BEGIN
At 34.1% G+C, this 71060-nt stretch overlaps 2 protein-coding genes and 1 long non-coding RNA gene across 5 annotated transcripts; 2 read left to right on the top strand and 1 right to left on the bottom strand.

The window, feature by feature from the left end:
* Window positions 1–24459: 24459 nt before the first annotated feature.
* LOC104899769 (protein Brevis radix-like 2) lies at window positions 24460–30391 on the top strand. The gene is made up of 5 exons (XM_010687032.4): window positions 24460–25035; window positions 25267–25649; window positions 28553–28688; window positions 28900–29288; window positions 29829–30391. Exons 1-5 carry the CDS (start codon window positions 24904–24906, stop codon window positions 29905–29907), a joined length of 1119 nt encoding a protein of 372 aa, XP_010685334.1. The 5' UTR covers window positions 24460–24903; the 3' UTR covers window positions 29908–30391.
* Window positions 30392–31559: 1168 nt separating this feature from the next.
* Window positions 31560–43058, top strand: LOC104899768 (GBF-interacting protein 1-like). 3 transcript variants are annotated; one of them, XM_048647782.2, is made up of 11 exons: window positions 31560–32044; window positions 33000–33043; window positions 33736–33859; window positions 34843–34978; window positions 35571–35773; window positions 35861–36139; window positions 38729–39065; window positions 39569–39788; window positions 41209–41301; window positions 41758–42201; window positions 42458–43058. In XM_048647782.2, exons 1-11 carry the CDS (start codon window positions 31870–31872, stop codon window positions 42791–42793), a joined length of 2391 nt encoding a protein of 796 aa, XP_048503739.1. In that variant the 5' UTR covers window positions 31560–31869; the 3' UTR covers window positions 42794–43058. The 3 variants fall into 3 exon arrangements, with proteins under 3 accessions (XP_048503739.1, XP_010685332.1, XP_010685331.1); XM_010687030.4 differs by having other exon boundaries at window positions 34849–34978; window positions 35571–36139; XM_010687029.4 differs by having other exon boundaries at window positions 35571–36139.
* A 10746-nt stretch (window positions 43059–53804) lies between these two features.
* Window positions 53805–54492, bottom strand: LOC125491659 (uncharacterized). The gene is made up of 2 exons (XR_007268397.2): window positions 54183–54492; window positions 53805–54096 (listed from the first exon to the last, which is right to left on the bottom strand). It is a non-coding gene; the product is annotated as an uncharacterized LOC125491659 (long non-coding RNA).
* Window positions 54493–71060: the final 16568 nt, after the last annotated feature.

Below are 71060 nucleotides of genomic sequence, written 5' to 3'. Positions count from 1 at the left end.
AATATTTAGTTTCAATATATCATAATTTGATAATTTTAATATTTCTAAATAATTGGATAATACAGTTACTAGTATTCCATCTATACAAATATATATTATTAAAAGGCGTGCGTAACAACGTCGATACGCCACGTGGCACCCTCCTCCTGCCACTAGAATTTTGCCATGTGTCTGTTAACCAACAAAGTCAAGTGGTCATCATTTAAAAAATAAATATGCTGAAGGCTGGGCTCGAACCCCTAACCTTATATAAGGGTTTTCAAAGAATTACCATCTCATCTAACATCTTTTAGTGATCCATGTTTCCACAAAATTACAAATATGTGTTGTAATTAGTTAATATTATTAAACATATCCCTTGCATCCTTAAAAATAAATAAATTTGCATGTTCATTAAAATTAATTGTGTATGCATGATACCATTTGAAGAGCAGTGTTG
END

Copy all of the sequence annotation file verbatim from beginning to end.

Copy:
At 34.1% G+C, this 71060-nt stretch overlaps 2 protein-coding genes and 1 long non-coding RNA gene across 5 annotated transcripts; 2 read left to right on the top strand and 1 right to left on the bottom strand.

The window, feature by feature from the left end:
* Window positions 1–24459: 24459 nt before the first annotated feature.
* LOC104899769 (protein Brevis radix-like 2) lies at window positions 24460–30391 on the top strand. The gene is made up of 5 exons (XM_010687032.4): window positions 24460–25035; window positions 25267–25649; window positions 28553–28688; window positions 28900–29288; window positions 29829–30391. Exons 1-5 carry the CDS (start codon window positions 24904–24906, stop codon window positions 29905–29907), a joined length of 1119 nt encoding a protein of 372 aa, XP_010685334.1. The 5' UTR covers window positions 24460–24903; the 3' UTR covers window positions 29908–30391.
* Window positions 30392–31559: 1168 nt separating this feature from the next.
* Window positions 31560–43058, top strand: LOC104899768 (GBF-interacting protein 1-like). 3 transcript variants are annotated; one of them, XM_048647782.2, is made up of 11 exons: window positions 31560–32044; window positions 33000–33043; window positions 33736–33859; window positions 34843–34978; window positions 35571–35773; window positions 35861–36139; window positions 38729–39065; window positions 39569–39788; window positions 41209–41301; window positions 41758–42201; window positions 42458–43058. In XM_048647782.2, exons 1-11 carry the CDS (start codon window positions 31870–31872, stop codon window positions 42791–42793), a joined length of 2391 nt encoding a protein of 796 aa, XP_048503739.1. In that variant the 5' UTR covers window positions 31560–31869; the 3' UTR covers window positions 42794–43058. The 3 variants fall into 3 exon arrangements, with proteins under 3 accessions (XP_048503739.1, XP_010685332.1, XP_010685331.1); XM_010687030.4 differs by having other exon boundaries at window positions 34849–34978; window positions 35571–36139; XM_010687029.4 differs by having other exon boundaries at window positions 35571–36139.
* A 10746-nt stretch (window positions 43059–53804) lies between these two features.
* Window positions 53805–54492, bottom strand: LOC125491659 (uncharacterized). The gene is made up of 2 exons (XR_007268397.2): window positions 54183–54492; window positions 53805–54096 (listed from the first exon to the last, which is right to left on the bottom strand). It is a non-coding gene; the product is annotated as an uncharacterized LOC125491659 (long non-coding RNA).
* Window positions 54493–71060: the final 16568 nt, after the last annotated feature.

Below are 71060 nucleotides of genomic sequence, written 5' to 3'. Positions count from 1 at the left end.
AATATTTAGTTTCAATATATCATAATTTGATAATTTTAATATTTCTAAATAATTGGATAATACAGTTACTAGTATTCCATCTATACAAATATATATTATTAAAAGGCGTGCGTAACAACGTCGATACGCCACGTGGCACCCTCCTCCTGCCACTAGAATTTTGCCATGTGTCTGTTAACCAACAAAGTCAAGTGGTCATCATTTAAAAAATAAATATGCTGAAGGCTGGGCTCGAACCCCTAACCTTATATAAGGGTTTTCAAAGAATTACCATCTCATCTAACATCTTTTAGTGATCCATGTTTCCACAAAATTACAAATATGTGTTGTAATTAGTTAATATTATTAAACATATCCCTTGCATCCTTAAAAATAAATAAATTTGCATGTTCATTAAAATTAATTGTGTATGCATGATACCATTTGAAGAGCAGTGTTG